Political Correctness Strikes (Again)
A few months ago, we reported on the troubles surrounding Brigadier General Johnny Weida, Commandant of Cadets at the U.S. Air Force Academy. General Weida ran afoul of the PC movement because he "tolerated" an environment within the cadet corps that supposedly favored Evangelical Christians. He further infuriated the PC police for a remark he made to cadets, stating that a military officer's first responsiblity "was to his god." Note the choice of words; while General Weida is a born-again Christian, he never said military officers should worship only the Christian God; his reference was to the supreme deity of any religious faith. It strikes me as sound advice for future military officers, who may someday lead men (and women) into battle.
More recently, Weida's name appeared on a list of Air Force officers nominated for promotion to Major General (two-star rank). However, the Senate Armed Services Committee, which must approve promotion lists, has failed to approve General Weida's promotion, along with two other Air Force brigadier generals. Sources indicate that Weida's name was removed from the promotion list because of faith-related issues at the academy, and yet another inquiry into the school's "religious atmosphere." It is unclear why the other officers were struck from the promotion list.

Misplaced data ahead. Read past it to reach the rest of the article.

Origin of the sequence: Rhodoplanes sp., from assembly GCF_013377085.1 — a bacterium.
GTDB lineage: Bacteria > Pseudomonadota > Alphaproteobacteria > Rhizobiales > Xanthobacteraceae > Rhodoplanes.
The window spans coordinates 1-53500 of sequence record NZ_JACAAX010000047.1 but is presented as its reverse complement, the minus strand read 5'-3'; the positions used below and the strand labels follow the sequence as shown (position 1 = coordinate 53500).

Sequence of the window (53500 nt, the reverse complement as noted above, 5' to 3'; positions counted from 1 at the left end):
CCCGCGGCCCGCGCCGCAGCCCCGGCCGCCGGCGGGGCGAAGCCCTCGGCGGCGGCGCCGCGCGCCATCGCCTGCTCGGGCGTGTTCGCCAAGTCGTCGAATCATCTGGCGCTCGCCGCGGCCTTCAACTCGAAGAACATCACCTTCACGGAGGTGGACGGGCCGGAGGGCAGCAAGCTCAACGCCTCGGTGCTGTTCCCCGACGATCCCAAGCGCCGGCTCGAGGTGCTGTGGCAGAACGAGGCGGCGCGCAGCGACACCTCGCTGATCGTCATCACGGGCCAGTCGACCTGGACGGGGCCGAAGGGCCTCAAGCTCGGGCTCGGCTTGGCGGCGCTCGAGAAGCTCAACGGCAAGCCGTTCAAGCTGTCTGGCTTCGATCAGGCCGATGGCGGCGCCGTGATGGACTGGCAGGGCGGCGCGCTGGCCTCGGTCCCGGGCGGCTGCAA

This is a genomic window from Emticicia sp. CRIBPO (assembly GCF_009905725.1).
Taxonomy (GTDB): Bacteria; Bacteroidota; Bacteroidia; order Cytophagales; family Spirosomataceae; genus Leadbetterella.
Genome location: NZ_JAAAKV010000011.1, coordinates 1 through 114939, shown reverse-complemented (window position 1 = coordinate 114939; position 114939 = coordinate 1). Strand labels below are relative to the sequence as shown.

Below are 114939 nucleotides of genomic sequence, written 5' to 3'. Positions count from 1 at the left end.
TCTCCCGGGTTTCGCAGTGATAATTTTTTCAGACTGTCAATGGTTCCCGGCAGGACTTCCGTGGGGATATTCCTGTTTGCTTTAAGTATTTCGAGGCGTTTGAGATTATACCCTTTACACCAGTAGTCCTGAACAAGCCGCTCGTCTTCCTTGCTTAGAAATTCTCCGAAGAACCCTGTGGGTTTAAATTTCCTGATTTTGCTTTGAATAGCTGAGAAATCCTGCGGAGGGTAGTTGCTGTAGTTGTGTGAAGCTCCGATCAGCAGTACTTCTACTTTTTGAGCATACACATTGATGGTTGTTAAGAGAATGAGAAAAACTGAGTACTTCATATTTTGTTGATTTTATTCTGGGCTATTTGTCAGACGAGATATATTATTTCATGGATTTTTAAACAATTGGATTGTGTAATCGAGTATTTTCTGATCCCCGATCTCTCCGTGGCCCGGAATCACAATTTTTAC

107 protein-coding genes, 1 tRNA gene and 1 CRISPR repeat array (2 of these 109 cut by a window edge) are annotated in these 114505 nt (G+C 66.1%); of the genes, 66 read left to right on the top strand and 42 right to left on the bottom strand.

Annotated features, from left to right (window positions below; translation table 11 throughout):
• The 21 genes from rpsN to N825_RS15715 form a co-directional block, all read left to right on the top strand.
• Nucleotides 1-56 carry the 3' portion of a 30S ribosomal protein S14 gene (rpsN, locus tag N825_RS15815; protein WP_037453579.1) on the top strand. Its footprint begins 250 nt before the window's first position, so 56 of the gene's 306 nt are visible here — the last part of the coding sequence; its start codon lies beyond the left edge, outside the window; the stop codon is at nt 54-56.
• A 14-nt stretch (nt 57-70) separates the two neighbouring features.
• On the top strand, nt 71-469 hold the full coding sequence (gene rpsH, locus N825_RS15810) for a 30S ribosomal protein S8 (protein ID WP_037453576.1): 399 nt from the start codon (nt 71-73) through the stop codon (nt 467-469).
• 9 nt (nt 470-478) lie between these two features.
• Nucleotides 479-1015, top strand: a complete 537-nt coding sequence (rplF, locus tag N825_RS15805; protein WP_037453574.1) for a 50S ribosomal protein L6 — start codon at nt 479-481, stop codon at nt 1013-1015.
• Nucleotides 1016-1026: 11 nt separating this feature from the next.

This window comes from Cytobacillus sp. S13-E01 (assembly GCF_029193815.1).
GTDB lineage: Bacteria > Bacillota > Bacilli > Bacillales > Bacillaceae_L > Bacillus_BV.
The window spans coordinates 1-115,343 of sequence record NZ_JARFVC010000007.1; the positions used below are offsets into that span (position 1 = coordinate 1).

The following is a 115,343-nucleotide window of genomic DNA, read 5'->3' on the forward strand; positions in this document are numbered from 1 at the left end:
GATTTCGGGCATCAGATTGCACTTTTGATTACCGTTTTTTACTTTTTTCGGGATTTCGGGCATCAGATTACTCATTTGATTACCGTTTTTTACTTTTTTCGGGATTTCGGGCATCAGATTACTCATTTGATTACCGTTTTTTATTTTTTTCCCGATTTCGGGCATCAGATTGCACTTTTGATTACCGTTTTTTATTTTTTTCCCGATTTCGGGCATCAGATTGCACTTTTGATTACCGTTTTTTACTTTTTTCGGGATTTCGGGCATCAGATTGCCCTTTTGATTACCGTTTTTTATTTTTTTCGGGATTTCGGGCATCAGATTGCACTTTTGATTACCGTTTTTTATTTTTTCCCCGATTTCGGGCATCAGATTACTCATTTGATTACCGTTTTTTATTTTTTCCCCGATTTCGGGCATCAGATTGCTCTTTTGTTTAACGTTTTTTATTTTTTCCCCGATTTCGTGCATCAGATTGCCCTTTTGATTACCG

Disturbingly, a pair of officers with more serious career issues were approved for promotion by the Senate. Brigadier Generals Larry New and Mark Shackelford are on track to receive their second star, despite being fired from key posts earlier in their careers. As you'll recall, then-Colonel New was fired as an Operations Group Commander at Nellis AFB, NV in the late 1990s, after a flawed training and deployment program resulted in an overworked rescue squadron. The unit's problems culminated in a mid-air collision between two HH-60 helicopters that killed 12 crew members. Shackelford was also fired as a Colonel (when he ran the the F/A-22 Raptor fighter program), after auditors billions of dollars in cost overruns.
The logic of the Senate panel is difficult to fathom. If Weida's performance was not worthy of promotion, how can the committee justify the advancement of Generals Shackelford and New? Supposed religious intolerance in a training environment is one thing, but billions in cost overrruns and the preventable loss of aircraft and personnel is quite another. By that standard, any Air Force officer or NCO denied promotion for sundry offenses deserves another chance.
There is a possibility that General Weida's name will be added to the promotion list later, after the latest inquiry is completed. But don't bet on it. General Weida has become a lightning rod for the PC police, and they won't rest until his military career is over, and the last vestige of religious expression is banished from the Academy. And sadly, members of the Senate seem quite willing to support their witch hunt.
For the record: I do not know General Weida, nor did serve under him during my military career.